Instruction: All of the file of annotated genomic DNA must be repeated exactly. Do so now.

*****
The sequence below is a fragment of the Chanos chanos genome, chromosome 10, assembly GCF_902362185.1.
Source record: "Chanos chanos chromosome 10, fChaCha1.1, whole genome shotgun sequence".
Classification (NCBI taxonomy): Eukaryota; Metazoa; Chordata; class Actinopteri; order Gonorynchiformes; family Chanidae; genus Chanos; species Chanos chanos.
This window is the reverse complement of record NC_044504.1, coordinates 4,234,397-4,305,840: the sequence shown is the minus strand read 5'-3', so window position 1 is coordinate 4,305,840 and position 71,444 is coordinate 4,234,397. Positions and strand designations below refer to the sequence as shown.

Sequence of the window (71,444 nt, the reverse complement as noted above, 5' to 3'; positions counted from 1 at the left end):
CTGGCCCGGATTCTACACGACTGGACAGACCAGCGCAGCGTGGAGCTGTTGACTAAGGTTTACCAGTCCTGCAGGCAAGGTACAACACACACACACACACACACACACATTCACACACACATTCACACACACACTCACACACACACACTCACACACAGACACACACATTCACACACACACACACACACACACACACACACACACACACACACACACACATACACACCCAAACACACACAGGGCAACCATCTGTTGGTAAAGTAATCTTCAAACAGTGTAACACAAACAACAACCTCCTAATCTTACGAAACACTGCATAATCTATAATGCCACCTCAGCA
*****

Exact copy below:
The sequence below is a fragment of the Chanos chanos genome, chromosome 10, assembly GCF_902362185.1.
Source record: "Chanos chanos chromosome 10, fChaCha1.1, whole genome shotgun sequence".
Classification (NCBI taxonomy): Eukaryota; Metazoa; Chordata; class Actinopteri; order Gonorynchiformes; family Chanidae; genus Chanos; species Chanos chanos.
This window is the reverse complement of record NC_044504.1, coordinates 4,234,397-4,305,840: the sequence shown is the minus strand read 5'-3', so window position 1 is coordinate 4,305,840 and position 71,444 is coordinate 4,234,397. Positions and strand designations below refer to the sequence as shown.

Sequence of the window (71,444 nt, the reverse complement as noted above, 5' to 3'; positions counted from 1 at the left end):
CTGGCCCGGATTCTACACGACTGGACAGACCAGCGCAGCGTGGAGCTGTTGACTAAGGTTTACCAGTCCTGCAGGCAAGGTACAACACACACACACACACACACACACATTCACACACACATTCACACACACACTCACACACACACACTCACACACAGACACACACATTCACACACACACACACACACACACACACACACACACACACACACACACACATACACACCCAAACACACACAGGGCAACCATCTGTTGGTAAAGTAATCTTCAAACAGTGTAACACAAACAACAACCTCCTAATCTTACGAAACACTGCATAATCTATAATGCCACCTCAGCA